A successful response to Extreme Heat and Wildfire Smoke (EHWS) events depends on a strong response plan, developed before the event occurs. In some years, heat waves begin as early as May.

A response plan will look different for different organizations, depending on their size, building configuration, staffing levels, location, and other factors.

An EHWS response plan may include the following components:

Staff Training

Site staff who have direct contact with tenants/clients should understand the health impacts of extreme heat You may need to provide training in staff meetings or distribute information by other methods.


Internal Notification Process

Consider setting up an internal notification process for EHWS events. The process should notify all relevant staff, from directors to managers to site staff. Activate the process when Environment and Climate Change Canada publishes a Special Weather Statement or Alert related to EHWS.


Tenant/Client Vulnerability Assessment and Extreme Weather Check-In Plan

While everyone is at risk during EHWS events, identify tenants/clients with specific risk factors. Doing so will help prioritize extreme weather check-in and additional support. BC Housing has created a extreme weather check-in card for tenants/clients that can be used as part of a extreme weather check-in plan.


On-site Cooling Options

If your site does not have in-suite air conditioning, set up on-site cooling rooms or outdoor cooling spaces. Cooling rooms and spaces provideprotection from heat-related illness and improve comfort. Air conditioners andair purifiers can be used in these spaces to create a place of refuge.

If you do not have an appropriate space, notify tenants/clients about cooling spaces in the area. To locate cooling centres, check the websites and social media of your local governments or call them. Libraries, indoor shopping malls,community centres, and cinemas may have air conditioning and act as cooling centres. Parks or other shaded green space are usually cooler than other outdoor areas.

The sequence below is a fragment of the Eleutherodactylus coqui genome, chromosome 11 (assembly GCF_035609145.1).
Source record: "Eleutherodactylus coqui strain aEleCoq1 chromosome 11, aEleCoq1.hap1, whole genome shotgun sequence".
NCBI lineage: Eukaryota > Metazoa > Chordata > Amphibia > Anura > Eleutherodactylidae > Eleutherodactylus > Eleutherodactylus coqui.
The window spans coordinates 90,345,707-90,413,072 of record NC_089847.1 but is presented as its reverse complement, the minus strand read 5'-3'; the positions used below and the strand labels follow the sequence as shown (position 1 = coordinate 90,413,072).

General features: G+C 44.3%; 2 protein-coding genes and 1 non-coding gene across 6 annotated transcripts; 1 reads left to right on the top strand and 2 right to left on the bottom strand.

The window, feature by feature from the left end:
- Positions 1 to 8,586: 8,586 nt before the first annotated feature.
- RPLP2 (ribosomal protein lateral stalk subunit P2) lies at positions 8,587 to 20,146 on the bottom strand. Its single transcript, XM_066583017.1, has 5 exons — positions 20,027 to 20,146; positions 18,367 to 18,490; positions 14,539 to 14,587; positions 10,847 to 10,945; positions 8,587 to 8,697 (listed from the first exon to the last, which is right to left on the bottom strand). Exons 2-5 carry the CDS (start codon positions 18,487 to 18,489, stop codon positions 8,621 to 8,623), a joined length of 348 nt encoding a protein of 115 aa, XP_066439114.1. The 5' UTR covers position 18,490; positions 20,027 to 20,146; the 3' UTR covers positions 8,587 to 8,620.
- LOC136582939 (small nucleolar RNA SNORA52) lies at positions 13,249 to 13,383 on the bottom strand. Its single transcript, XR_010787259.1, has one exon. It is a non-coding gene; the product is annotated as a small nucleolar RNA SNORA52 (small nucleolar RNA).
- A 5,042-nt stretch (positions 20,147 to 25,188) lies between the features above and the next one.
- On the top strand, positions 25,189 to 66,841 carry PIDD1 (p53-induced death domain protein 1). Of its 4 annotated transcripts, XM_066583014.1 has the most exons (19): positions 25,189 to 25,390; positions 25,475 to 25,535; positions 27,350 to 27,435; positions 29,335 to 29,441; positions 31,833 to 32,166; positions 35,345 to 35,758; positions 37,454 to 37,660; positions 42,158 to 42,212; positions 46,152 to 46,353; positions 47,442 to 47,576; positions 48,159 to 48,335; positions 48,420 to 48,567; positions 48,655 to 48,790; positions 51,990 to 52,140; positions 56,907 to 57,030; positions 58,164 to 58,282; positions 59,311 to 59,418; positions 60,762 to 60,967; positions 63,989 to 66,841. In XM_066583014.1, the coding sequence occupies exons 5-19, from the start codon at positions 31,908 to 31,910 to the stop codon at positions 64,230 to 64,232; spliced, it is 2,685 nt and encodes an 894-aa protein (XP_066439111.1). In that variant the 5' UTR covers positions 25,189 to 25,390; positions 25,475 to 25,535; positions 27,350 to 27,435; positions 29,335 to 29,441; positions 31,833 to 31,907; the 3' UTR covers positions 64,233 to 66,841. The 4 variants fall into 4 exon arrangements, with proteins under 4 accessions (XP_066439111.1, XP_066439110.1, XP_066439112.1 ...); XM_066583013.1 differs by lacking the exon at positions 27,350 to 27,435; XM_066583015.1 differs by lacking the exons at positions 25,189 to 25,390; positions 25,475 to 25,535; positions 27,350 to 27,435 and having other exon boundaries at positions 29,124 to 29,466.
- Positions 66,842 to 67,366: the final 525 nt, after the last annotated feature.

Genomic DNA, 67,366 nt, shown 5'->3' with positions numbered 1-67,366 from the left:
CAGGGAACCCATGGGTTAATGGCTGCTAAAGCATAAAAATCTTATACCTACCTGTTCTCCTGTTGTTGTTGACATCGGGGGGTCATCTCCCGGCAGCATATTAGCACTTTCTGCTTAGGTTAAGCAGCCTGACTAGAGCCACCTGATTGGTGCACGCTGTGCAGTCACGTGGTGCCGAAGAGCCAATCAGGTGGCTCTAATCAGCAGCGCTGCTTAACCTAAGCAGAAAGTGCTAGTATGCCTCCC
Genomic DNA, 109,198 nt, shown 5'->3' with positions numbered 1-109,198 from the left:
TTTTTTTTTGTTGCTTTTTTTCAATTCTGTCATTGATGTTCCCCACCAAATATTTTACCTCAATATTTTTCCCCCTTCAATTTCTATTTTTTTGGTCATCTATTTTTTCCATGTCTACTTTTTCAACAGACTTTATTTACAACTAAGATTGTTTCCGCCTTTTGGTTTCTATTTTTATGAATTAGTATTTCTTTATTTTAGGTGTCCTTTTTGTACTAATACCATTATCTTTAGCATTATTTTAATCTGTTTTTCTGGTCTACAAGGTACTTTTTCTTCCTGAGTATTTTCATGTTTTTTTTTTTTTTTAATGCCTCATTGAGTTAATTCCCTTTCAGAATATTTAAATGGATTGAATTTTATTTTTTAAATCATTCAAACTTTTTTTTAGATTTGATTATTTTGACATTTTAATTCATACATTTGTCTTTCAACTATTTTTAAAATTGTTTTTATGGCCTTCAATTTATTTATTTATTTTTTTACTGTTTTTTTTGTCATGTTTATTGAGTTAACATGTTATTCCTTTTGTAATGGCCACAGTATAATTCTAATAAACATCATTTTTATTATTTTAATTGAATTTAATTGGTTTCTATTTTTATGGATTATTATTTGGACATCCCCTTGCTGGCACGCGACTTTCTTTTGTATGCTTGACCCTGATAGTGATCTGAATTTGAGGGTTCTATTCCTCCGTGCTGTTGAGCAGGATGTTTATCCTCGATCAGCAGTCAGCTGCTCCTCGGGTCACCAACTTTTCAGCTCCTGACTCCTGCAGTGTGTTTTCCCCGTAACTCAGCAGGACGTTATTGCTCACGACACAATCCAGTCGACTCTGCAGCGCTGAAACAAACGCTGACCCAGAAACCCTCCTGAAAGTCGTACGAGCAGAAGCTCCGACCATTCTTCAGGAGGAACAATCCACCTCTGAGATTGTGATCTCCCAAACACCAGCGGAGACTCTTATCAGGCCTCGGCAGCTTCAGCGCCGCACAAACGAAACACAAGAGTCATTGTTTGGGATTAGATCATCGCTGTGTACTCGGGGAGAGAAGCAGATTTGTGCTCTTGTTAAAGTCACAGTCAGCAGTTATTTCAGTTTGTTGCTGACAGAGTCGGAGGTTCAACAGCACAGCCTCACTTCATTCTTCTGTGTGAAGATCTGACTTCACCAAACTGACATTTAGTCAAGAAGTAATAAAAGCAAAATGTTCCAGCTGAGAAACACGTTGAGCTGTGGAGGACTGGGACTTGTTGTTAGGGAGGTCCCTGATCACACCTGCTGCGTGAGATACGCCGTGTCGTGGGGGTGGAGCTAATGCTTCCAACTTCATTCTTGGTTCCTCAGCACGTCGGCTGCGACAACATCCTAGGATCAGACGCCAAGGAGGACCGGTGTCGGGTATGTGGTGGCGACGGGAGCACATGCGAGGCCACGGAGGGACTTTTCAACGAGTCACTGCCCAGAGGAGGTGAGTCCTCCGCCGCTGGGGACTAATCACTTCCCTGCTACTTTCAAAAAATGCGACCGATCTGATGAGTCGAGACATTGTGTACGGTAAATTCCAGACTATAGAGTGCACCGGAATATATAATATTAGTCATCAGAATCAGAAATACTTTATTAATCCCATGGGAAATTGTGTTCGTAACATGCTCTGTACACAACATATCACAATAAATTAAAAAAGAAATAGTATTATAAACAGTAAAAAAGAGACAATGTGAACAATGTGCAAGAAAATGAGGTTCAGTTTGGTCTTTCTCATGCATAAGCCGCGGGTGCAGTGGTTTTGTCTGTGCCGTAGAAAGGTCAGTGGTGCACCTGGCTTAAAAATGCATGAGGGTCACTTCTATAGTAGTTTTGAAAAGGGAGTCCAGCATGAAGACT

Equipment and Supplies Inventory

Create an inventory of portable air conditioners, fans, and other supplies before the summer to ensure they are available when needed. Ensure equipment is in good working order.


Sourcing Equipment

If you are a non-profit housing provider in B.C. in need of extreme heat and wildfire smoke related equipment, please contact your NPPM/SHA to discuss funding support options. BC Housing will be maintaining extreme heat and wildfire smoke supplies in cases of emergency and supply shortages, we encourage our partners try to source equipment directly locally. If you are unable to source equipment directly, please email [email protected] with your request

Informing Tenants and Site Staff of Risks

Housing providers should ensure proactive and effective communication with tenants/clients and building staff about:

  • the risks of extreme heat and poor air quality
  • the signs and symptoms of related illnesses
  • how to stay safe

Identify the most effective ways to share information with tenants/clients and have a plan in place.


Activities Checklists

A checklist may help you complete necessary steps during either an extreme heat event or during ‘typical’ summer temperatures.



Once an extreme heat warning has been lifted, take time to evaluate what went well and what could be improved for future events.

It is best to do this soon after the event, while the experience is easy to remember.

  • Consider a tenant/client survey, if appropriate.
  • Areas to review include:
    • Resources and supplies
    • Communication flow
    • Roles and responsibilities
    • Health outcomes for tenants/clients